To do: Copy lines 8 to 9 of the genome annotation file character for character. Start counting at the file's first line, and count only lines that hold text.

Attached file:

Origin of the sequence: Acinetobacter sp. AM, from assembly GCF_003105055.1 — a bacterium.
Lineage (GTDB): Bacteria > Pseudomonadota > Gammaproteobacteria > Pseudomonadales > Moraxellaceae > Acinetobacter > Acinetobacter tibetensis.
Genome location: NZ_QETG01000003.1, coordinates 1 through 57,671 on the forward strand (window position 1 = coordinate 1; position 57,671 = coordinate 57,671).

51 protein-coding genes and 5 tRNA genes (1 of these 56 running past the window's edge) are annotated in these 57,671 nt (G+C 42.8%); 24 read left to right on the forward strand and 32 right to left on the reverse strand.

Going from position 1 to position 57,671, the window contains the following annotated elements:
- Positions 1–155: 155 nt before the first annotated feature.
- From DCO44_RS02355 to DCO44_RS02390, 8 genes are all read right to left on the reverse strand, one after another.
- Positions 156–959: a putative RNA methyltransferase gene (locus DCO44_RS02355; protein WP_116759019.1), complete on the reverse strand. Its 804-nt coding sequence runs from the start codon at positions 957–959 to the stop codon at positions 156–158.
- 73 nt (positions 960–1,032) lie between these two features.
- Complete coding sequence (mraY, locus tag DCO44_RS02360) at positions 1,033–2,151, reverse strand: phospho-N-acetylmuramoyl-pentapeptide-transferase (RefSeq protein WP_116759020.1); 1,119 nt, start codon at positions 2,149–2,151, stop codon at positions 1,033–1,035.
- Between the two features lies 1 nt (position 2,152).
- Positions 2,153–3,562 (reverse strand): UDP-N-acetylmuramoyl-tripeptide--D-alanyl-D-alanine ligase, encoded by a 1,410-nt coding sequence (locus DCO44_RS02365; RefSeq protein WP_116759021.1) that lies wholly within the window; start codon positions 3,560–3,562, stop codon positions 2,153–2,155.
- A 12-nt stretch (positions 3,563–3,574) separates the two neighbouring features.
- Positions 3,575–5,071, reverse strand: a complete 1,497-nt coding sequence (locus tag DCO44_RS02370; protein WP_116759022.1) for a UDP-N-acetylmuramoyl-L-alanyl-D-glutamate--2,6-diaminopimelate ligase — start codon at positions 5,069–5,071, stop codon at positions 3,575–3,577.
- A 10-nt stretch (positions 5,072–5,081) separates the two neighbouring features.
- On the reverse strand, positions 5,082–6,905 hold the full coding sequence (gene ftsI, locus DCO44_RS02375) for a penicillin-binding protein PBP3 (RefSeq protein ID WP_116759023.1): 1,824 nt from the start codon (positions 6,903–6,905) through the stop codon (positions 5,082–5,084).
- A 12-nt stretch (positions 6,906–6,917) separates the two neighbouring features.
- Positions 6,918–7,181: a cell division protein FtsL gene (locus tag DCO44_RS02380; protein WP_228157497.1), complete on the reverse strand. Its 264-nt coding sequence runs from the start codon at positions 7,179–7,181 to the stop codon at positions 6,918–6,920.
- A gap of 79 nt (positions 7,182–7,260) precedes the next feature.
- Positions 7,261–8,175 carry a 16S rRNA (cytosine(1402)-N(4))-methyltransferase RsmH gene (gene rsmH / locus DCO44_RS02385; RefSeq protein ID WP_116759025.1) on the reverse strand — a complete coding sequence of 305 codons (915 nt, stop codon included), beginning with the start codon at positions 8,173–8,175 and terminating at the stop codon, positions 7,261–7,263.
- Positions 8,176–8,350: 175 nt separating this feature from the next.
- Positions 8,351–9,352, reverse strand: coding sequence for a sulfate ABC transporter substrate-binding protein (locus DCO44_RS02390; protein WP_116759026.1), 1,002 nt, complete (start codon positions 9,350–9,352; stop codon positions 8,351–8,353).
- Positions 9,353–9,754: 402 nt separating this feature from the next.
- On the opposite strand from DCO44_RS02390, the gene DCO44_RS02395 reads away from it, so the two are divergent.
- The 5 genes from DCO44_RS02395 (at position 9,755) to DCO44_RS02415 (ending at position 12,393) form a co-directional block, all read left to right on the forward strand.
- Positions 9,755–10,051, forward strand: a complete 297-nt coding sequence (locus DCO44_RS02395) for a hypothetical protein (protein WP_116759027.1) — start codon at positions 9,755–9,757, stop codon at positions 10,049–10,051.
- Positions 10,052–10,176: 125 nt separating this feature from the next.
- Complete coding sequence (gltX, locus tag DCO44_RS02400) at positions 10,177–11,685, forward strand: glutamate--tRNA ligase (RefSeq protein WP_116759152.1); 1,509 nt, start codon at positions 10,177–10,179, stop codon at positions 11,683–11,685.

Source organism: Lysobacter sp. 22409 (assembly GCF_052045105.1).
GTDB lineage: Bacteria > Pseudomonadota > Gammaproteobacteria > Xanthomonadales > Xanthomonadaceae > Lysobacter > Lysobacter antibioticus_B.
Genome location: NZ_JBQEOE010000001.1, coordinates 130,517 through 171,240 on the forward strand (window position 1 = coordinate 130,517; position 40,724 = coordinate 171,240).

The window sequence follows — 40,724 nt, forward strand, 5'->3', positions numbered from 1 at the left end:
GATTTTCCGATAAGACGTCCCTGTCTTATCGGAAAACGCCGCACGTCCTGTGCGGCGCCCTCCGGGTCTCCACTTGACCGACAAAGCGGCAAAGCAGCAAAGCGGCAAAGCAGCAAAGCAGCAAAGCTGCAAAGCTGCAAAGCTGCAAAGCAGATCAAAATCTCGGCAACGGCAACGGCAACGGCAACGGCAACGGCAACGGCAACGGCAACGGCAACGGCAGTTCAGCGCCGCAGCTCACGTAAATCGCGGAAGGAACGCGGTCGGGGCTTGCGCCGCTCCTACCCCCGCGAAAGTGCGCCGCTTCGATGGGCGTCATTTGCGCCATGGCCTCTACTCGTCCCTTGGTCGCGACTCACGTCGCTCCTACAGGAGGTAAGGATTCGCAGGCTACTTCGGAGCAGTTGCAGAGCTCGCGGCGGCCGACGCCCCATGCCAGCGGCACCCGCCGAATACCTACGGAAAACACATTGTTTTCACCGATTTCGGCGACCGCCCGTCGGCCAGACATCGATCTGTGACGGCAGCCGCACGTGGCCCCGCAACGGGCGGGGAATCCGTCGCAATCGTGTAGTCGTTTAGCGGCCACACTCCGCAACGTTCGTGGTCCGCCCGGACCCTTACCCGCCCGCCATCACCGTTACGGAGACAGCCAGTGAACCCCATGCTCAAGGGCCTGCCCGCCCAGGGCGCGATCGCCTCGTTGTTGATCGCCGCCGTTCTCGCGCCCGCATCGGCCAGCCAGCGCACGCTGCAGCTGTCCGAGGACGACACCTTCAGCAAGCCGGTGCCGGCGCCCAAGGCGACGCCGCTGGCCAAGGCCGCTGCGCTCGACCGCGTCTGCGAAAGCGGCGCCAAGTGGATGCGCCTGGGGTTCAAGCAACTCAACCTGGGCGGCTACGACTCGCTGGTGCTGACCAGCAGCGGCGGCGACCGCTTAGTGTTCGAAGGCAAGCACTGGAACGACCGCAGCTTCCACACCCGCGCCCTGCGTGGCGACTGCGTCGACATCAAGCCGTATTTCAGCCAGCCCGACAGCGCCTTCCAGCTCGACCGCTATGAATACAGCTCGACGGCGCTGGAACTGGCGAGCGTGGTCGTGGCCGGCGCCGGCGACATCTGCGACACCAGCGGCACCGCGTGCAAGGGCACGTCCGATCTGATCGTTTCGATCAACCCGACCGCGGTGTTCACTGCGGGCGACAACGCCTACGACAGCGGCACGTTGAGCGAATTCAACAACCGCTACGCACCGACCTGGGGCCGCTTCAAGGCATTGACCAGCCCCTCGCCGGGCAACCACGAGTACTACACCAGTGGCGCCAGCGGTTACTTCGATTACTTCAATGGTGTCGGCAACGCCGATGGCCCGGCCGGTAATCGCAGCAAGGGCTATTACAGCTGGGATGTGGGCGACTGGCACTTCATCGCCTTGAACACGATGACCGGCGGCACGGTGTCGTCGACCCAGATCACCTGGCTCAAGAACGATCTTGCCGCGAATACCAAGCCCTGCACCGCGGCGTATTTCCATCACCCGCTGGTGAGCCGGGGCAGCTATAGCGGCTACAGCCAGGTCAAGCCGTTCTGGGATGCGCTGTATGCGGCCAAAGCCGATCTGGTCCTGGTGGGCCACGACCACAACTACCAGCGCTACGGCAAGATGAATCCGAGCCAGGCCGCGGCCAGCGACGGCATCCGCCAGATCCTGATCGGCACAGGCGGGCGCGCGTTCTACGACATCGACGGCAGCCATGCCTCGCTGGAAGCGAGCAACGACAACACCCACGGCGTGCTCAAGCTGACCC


- Positions 156–959: a putative RNA methyltransferase gene (locus DCO44_RS02355; protein WP_116759019.1), complete on the reverse strand. Its 804-nt coding sequence runs from the start codon at positions 957–959 to the stop codon at positions 156–158.
- 73 nt (positions 960–1,032) lie between these two features.